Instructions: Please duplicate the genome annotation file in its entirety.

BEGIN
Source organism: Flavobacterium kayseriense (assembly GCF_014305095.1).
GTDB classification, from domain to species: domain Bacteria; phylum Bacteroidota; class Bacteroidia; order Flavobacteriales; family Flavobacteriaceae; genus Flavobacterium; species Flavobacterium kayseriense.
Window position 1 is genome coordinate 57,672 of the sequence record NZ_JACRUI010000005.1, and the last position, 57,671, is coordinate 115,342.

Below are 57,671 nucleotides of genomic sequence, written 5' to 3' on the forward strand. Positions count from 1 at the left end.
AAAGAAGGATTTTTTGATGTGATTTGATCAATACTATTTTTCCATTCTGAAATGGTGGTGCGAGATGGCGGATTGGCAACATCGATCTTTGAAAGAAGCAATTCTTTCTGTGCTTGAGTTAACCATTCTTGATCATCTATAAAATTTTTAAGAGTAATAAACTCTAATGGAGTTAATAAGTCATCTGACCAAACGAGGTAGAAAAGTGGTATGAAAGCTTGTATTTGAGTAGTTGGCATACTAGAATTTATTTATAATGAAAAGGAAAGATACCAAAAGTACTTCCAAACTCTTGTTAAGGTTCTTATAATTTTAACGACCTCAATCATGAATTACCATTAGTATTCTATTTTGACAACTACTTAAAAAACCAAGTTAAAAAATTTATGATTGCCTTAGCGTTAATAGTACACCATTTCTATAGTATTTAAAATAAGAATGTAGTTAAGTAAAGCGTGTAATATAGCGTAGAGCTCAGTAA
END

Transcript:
Source organism: Flavobacterium kayseriense (assembly GCF_014305095.1).
GTDB classification, from domain to species: domain Bacteria; phylum Bacteroidota; class Bacteroidia; order Flavobacteriales; family Flavobacteriaceae; genus Flavobacterium; species Flavobacterium kayseriense.
Window position 1 is genome coordinate 57,672 of the sequence record NZ_JACRUI010000005.1, and the last position, 57,671, is coordinate 115,342.

Below are 57,671 nucleotides of genomic sequence, written 5' to 3' on the forward strand. Positions count from 1 at the left end.
AAAGAAGGATTTTTTGATGTGATTTGATCAATACTATTTTTCCATTCTGAAATGGTGGTGCGAGATGGCGGATTGGCAACATCGATCTTTGAAAGAAGCAATTCTTTCTGTGCTTGAGTTAACCATTCTTGATCATCTATAAAATTTTTAAGAGTAATAAACTCTAATGGAGTTAATAAGTCATCTGACCAAACGAGGTAGAAAAGTGGTATGAAAGCTTGTATTTGAGTAGTTGGCATACTAGAATTTATTTATAATGAAAAGGAAAGATACCAAAAGTACTTCCAAACTCTTGTTAAGGTTCTTATAATTTTAACGACCTCAATCATGAATTACCATTAGTATTCTATTTTGACAACTACTTAAAAAACCAAGTTAAAAAATTTATGATTGCCTTAGCGTTAATAGTACACCATTTCTATAGTATTTAAAATAAGAATGTAGTTAAGTAAAGCGTGTAATATAGCGTAGAGCTCAGTAA